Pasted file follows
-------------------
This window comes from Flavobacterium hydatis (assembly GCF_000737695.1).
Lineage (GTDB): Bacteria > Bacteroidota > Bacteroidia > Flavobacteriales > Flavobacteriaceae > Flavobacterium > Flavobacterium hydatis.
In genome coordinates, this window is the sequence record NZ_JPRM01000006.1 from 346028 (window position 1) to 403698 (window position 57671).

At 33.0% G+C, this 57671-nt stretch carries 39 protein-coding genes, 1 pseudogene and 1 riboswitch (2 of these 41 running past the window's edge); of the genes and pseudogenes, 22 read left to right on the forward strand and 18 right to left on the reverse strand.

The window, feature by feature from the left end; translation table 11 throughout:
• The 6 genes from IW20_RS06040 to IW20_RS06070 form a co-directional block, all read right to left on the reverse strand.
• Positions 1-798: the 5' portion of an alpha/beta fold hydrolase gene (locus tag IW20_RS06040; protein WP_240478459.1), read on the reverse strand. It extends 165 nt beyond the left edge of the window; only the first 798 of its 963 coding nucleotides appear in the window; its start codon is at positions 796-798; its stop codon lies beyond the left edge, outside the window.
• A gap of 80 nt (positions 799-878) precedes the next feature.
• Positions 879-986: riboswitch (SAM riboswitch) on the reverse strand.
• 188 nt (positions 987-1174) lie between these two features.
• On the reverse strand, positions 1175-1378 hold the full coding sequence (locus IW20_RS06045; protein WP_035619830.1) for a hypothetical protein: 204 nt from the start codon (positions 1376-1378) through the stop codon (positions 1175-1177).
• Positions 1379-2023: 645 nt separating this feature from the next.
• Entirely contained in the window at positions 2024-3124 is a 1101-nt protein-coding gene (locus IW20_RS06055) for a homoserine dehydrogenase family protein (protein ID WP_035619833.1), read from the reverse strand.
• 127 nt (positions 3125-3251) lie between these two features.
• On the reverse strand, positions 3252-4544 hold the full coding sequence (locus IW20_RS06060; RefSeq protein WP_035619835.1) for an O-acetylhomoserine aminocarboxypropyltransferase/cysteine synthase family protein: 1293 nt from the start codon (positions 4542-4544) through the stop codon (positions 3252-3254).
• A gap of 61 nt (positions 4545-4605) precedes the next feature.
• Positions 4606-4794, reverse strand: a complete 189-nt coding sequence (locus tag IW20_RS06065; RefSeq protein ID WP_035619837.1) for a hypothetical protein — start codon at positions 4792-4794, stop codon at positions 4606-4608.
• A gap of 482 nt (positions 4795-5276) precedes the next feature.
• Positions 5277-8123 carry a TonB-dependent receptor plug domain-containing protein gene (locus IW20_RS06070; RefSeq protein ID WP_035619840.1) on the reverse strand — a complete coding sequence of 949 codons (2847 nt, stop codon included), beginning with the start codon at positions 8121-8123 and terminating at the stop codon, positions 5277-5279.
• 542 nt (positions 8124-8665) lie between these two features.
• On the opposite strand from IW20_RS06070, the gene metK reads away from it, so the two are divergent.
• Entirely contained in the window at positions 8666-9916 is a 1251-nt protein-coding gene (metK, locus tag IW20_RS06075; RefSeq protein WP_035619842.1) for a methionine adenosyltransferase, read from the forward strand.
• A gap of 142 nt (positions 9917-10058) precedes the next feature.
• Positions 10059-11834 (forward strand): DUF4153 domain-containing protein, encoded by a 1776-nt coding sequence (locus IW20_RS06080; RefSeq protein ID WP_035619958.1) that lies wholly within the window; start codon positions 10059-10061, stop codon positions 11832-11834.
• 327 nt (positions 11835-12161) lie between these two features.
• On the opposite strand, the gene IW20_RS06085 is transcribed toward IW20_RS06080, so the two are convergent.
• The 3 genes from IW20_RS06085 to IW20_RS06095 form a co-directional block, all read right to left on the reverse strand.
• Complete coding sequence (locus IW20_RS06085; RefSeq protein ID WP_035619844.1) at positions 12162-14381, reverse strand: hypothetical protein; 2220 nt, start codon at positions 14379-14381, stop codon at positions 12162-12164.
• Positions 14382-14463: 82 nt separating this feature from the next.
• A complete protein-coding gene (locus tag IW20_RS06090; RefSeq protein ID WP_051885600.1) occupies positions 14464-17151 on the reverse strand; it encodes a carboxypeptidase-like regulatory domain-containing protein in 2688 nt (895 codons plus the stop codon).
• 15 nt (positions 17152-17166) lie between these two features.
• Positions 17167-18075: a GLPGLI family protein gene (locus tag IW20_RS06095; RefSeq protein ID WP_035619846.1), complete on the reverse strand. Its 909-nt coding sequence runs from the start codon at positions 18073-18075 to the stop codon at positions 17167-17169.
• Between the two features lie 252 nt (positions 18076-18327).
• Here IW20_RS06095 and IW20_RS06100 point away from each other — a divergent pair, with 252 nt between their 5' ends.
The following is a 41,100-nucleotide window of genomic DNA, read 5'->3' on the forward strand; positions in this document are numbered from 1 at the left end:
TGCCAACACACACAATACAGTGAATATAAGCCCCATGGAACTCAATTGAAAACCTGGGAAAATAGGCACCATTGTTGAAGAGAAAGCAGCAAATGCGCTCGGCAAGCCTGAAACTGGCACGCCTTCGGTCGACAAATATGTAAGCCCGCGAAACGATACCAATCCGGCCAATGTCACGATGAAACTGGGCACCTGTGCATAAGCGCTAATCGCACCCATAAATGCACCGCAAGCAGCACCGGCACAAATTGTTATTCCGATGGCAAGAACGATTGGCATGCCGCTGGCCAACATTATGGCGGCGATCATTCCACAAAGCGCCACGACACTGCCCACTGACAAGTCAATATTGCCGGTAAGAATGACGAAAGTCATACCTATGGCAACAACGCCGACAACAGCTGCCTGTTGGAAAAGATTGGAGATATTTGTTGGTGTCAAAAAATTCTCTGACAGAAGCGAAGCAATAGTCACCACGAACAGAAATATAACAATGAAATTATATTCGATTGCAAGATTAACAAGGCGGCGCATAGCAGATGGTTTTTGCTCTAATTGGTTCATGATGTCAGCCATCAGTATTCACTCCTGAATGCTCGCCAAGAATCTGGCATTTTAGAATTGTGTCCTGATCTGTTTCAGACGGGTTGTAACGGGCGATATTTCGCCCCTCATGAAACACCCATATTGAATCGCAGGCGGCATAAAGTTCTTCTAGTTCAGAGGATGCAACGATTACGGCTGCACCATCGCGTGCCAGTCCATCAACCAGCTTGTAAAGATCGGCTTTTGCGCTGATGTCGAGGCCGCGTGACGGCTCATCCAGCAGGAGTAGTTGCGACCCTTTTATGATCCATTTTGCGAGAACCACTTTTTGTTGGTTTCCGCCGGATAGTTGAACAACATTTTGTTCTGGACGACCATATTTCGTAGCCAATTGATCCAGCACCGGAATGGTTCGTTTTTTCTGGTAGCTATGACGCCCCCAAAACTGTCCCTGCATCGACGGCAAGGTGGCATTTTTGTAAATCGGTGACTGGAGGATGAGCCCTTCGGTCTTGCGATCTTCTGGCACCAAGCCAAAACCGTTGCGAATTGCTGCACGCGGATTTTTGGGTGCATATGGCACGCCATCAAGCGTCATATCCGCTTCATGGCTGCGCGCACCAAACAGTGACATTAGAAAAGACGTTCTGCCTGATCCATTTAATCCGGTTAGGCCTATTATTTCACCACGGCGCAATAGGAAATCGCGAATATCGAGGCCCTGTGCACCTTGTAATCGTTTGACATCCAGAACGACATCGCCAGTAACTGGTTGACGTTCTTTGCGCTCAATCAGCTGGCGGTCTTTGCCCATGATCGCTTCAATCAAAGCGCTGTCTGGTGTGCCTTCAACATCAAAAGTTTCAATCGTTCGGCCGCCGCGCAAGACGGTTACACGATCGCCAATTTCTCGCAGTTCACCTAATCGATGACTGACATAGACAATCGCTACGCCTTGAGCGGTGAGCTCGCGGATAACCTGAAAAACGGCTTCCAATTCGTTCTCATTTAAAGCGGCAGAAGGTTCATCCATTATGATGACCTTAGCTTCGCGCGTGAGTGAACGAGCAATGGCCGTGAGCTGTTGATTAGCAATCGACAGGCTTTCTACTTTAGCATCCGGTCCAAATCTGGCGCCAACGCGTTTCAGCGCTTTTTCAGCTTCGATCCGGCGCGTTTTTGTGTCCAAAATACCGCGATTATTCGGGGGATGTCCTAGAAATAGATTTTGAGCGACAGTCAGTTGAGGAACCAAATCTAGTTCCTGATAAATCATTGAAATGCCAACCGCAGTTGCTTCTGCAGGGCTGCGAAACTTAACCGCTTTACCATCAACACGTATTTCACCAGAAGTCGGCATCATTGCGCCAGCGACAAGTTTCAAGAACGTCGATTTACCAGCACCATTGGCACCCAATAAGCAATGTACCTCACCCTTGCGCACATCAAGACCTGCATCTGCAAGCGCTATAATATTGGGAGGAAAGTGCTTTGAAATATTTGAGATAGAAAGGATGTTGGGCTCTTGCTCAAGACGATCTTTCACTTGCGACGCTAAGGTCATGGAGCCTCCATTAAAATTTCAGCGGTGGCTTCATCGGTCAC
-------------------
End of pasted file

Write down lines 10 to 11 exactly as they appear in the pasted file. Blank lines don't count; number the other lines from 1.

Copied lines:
• 188 nt (positions 987-1174) lie between these two features.
• On the reverse strand, positions 1175-1378 hold the full coding sequence (locus IW20_RS06045; protein WP_035619830.1) for a hypothetical protein: 204 nt from the start codon (positions 1376-1378) through the stop codon (positions 1175-1177).